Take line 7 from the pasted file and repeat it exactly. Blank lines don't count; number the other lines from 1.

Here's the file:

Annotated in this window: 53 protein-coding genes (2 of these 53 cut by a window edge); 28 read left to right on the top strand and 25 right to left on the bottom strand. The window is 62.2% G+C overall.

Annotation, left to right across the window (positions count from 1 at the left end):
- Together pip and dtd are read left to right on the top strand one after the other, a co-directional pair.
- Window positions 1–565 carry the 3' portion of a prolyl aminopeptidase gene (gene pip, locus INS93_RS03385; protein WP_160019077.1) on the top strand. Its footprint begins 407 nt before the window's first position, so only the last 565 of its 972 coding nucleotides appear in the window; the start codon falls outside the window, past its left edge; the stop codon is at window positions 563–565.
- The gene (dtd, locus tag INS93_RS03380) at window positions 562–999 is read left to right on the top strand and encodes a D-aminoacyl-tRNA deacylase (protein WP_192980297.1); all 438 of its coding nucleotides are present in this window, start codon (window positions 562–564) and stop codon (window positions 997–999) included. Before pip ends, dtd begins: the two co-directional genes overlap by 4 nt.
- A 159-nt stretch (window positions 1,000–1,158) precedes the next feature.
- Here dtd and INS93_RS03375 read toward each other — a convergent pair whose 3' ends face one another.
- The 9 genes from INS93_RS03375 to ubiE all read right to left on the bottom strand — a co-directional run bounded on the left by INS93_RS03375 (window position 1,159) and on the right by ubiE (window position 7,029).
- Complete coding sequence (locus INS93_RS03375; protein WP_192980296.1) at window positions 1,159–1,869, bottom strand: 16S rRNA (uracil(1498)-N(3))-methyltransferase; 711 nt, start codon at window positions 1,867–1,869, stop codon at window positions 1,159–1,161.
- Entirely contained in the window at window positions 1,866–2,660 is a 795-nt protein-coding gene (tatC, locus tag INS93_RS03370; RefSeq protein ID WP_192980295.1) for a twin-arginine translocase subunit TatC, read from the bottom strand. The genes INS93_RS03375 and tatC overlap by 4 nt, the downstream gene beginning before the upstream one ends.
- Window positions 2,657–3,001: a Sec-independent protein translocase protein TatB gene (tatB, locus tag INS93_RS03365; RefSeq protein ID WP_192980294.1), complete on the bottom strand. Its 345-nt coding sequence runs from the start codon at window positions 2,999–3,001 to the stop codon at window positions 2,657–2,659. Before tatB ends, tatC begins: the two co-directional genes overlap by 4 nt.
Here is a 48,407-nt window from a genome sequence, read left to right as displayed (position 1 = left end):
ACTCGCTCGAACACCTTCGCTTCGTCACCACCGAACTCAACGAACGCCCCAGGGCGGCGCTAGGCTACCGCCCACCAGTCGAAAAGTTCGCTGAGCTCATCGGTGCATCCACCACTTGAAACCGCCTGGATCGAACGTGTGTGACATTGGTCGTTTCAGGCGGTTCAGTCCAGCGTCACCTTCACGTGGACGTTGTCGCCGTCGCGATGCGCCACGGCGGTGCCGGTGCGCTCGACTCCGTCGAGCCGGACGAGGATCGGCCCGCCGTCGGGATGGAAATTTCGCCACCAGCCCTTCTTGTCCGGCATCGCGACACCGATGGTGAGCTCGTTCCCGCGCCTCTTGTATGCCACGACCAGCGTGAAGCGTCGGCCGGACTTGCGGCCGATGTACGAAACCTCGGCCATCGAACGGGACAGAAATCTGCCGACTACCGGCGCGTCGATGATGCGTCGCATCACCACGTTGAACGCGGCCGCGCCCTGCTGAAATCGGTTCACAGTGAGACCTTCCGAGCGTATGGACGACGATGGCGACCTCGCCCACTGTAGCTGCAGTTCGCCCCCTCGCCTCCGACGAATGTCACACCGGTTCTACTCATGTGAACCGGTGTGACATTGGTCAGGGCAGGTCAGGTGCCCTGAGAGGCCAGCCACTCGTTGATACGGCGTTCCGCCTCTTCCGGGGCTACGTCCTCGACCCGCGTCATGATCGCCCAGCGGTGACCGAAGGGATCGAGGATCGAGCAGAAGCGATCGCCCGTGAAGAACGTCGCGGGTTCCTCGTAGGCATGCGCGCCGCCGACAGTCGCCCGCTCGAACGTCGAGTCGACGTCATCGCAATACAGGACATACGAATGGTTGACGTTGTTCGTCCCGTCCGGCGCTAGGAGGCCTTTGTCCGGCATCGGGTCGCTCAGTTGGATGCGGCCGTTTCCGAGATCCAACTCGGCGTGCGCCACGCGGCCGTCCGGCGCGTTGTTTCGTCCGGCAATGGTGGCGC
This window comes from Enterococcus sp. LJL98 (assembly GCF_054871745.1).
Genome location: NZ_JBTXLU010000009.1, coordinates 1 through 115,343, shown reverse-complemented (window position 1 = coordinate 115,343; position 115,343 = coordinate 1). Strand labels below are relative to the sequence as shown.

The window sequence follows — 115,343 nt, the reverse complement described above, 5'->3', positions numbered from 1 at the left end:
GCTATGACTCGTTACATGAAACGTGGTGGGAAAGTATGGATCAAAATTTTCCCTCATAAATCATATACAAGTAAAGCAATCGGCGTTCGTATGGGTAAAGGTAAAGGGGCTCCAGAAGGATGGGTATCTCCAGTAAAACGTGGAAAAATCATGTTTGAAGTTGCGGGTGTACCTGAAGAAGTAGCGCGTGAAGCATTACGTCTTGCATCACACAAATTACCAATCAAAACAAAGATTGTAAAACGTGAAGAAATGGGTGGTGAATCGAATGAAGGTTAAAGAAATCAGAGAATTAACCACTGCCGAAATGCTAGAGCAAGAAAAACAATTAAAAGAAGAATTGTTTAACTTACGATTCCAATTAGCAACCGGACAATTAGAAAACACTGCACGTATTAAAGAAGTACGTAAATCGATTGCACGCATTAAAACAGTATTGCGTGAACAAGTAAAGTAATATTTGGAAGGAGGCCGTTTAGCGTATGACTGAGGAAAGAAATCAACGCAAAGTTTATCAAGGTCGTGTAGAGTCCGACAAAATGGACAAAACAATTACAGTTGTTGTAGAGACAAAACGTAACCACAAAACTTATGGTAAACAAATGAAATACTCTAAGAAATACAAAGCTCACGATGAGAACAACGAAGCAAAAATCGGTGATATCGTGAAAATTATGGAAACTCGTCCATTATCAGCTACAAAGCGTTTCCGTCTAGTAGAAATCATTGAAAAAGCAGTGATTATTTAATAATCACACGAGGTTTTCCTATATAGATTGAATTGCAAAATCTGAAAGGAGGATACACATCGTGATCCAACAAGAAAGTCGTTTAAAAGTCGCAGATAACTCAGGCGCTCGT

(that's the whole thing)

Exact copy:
- Here dtd and INS93_RS03375 read toward each other — a convergent pair whose 3' ends face one another.